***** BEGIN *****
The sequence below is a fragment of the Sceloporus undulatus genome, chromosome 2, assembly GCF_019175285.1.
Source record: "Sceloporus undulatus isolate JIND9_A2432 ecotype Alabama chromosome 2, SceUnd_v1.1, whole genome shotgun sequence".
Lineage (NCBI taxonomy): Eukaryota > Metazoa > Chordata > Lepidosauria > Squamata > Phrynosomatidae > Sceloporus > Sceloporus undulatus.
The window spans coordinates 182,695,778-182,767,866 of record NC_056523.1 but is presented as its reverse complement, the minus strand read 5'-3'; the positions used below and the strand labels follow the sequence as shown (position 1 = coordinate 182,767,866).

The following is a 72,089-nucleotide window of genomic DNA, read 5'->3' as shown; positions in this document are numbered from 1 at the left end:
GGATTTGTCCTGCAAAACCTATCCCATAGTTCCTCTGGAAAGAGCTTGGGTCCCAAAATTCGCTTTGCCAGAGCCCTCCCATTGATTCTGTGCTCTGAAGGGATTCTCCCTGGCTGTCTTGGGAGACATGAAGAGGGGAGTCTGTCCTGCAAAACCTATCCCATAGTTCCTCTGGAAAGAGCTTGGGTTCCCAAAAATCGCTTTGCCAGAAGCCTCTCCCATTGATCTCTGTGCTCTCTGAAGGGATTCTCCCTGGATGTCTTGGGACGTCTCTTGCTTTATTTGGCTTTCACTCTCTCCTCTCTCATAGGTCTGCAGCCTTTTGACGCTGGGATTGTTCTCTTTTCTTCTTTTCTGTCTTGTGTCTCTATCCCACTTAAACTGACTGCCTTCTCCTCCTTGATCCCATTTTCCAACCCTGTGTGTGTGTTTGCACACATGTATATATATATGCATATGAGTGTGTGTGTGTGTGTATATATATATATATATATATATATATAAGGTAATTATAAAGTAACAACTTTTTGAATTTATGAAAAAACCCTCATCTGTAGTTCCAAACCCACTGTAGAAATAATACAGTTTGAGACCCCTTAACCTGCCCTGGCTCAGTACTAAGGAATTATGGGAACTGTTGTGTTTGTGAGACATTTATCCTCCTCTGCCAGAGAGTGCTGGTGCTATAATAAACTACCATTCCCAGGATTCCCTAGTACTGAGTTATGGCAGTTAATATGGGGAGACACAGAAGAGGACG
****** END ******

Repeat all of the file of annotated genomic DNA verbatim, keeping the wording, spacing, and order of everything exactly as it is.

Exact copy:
The sequence below is a fragment of the Sceloporus undulatus genome, chromosome 2, assembly GCF_019175285.1.
Source record: "Sceloporus undulatus isolate JIND9_A2432 ecotype Alabama chromosome 2, SceUnd_v1.1, whole genome shotgun sequence".
Lineage (NCBI taxonomy): Eukaryota > Metazoa > Chordata > Lepidosauria > Squamata > Phrynosomatidae > Sceloporus > Sceloporus undulatus.
The window spans coordinates 182,695,778-182,767,866 of record NC_056523.1 but is presented as its reverse complement, the minus strand read 5'-3'; the positions used below and the strand labels follow the sequence as shown (position 1 = coordinate 182,767,866).

The following is a 72,089-nucleotide window of genomic DNA, read 5'->3' as shown; positions in this document are numbered from 1 at the left end:
GGATTTGTCCTGCAAAACCTATCCCATAGTTCCTCTGGAAAGAGCTTGGGTCCCAAAATTCGCTTTGCCAGAGCCCTCCCATTGATTCTGTGCTCTGAAGGGATTCTCCCTGGCTGTCTTGGGAGACATGAAGAGGGGAGTCTGTCCTGCAAAACCTATCCCATAGTTCCTCTGGAAAGAGCTTGGGTTCCCAAAAATCGCTTTGCCAGAAGCCTCTCCCATTGATCTCTGTGCTCTCTGAAGGGATTCTCCCTGGATGTCTTGGGACGTCTCTTGCTTTATTTGGCTTTCACTCTCTCCTCTCTCATAGGTCTGCAGCCTTTTGACGCTGGGATTGTTCTCTTTTCTTCTTTTCTGTCTTGTGTCTCTATCCCACTTAAACTGACTGCCTTCTCCTCCTTGATCCCATTTTCCAACCCTGTGTGTGTGTTTGCACACATGTATATATATATGCATATGAGTGTGTGTGTGTGTGTATATATATATATATATATATATATATAAGGTAATTATAAAGTAACAACTTTTTGAATTTATGAAAAAACCCTCATCTGTAGTTCCAAACCCACTGTAGAAATAATACAGTTTGAGACCCCTTAACCTGCCCTGGCTCAGTACTAAGGAATTATGGGAACTGTTGTGTTTGTGAGACATTTATCCTCCTCTGCCAGAGAGTGCTGGTGCTATAATAAACTACCATTCCCAGGATTCCCTAGTACTGAGTTATGGCAGTTAATATGGGGAGACACAGAAGAGGACG